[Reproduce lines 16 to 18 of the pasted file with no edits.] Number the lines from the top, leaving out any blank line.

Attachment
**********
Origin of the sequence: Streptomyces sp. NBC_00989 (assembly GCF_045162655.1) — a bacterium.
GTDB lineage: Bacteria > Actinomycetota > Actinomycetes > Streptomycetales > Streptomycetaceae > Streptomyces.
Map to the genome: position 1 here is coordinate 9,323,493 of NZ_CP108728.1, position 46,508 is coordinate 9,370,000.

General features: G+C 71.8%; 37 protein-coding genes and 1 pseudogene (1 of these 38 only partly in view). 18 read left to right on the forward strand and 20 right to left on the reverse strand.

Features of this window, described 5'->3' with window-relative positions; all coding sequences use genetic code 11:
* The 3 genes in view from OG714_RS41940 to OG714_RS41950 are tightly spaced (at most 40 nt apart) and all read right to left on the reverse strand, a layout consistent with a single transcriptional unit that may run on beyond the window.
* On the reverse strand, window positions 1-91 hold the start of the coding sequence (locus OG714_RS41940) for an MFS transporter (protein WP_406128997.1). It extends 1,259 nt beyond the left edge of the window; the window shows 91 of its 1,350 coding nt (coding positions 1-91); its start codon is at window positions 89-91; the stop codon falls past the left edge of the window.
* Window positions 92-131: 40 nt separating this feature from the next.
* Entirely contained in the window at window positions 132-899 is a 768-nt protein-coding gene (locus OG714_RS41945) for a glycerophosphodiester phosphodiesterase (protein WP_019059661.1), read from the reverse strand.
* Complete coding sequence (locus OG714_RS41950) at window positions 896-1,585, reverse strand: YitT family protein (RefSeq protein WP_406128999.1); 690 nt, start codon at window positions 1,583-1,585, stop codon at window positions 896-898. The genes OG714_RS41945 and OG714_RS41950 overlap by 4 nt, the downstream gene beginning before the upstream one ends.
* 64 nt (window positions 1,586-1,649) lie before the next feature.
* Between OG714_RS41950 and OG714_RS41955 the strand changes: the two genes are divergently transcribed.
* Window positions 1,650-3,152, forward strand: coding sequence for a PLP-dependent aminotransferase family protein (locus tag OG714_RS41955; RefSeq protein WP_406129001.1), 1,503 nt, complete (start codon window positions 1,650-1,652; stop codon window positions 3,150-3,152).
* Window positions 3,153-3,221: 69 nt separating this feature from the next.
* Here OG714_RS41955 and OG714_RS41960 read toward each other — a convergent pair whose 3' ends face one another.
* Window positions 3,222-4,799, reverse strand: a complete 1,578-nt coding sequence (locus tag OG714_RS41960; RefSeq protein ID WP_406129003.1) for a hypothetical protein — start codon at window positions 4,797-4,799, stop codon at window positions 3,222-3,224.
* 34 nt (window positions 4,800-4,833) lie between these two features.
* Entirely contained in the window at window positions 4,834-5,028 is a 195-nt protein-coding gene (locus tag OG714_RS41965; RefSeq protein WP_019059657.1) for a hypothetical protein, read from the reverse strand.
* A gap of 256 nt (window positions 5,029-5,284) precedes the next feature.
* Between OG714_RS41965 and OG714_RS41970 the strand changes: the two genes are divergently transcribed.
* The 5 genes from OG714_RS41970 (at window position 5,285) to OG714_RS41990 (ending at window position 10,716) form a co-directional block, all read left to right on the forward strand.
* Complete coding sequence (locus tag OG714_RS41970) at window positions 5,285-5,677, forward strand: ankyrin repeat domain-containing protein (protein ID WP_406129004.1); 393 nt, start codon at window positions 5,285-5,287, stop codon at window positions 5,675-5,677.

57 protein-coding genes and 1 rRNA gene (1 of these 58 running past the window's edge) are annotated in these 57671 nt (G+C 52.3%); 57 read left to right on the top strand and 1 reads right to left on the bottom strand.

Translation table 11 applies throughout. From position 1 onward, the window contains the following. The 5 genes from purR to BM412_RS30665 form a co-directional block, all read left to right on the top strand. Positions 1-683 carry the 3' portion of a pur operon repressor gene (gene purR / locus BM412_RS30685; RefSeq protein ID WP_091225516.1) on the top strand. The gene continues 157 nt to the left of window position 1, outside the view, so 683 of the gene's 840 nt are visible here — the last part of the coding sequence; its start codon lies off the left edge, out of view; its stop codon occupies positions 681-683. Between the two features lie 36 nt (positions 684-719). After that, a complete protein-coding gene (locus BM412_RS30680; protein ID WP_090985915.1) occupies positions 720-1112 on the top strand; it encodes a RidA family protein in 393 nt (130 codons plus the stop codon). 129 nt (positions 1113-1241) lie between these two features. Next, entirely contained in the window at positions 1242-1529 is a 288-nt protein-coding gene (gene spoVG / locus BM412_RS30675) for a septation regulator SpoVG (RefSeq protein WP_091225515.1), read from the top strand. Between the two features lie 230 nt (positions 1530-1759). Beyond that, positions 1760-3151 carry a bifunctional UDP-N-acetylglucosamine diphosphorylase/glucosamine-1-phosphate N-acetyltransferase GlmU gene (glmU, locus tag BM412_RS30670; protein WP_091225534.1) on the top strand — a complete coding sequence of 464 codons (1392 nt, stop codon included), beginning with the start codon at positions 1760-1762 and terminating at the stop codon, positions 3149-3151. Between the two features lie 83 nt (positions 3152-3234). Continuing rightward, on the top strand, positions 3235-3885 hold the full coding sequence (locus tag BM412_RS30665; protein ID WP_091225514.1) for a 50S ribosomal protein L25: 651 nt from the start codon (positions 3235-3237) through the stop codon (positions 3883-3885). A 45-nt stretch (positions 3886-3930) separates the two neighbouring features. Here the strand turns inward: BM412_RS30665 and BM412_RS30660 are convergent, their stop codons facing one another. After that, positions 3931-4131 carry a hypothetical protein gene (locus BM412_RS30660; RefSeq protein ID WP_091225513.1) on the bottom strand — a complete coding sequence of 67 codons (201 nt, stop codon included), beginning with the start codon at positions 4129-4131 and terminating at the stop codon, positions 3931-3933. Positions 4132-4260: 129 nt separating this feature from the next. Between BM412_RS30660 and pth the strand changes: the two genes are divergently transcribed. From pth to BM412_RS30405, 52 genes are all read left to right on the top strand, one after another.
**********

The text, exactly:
* Window positions 3,222-4,799, reverse strand: a complete 1,578-nt coding sequence (locus tag OG714_RS41960; RefSeq protein ID WP_406129003.1) for a hypothetical protein — start codon at window positions 4,797-4,799, stop codon at window positions 3,222-3,224.
* 34 nt (window positions 4,800-4,833) lie between these two features.
* Entirely contained in the window at window positions 4,834-5,028 is a 195-nt protein-coding gene (locus tag OG714_RS41965; RefSeq protein WP_019059657.1) for a hypothetical protein, read from the reverse strand.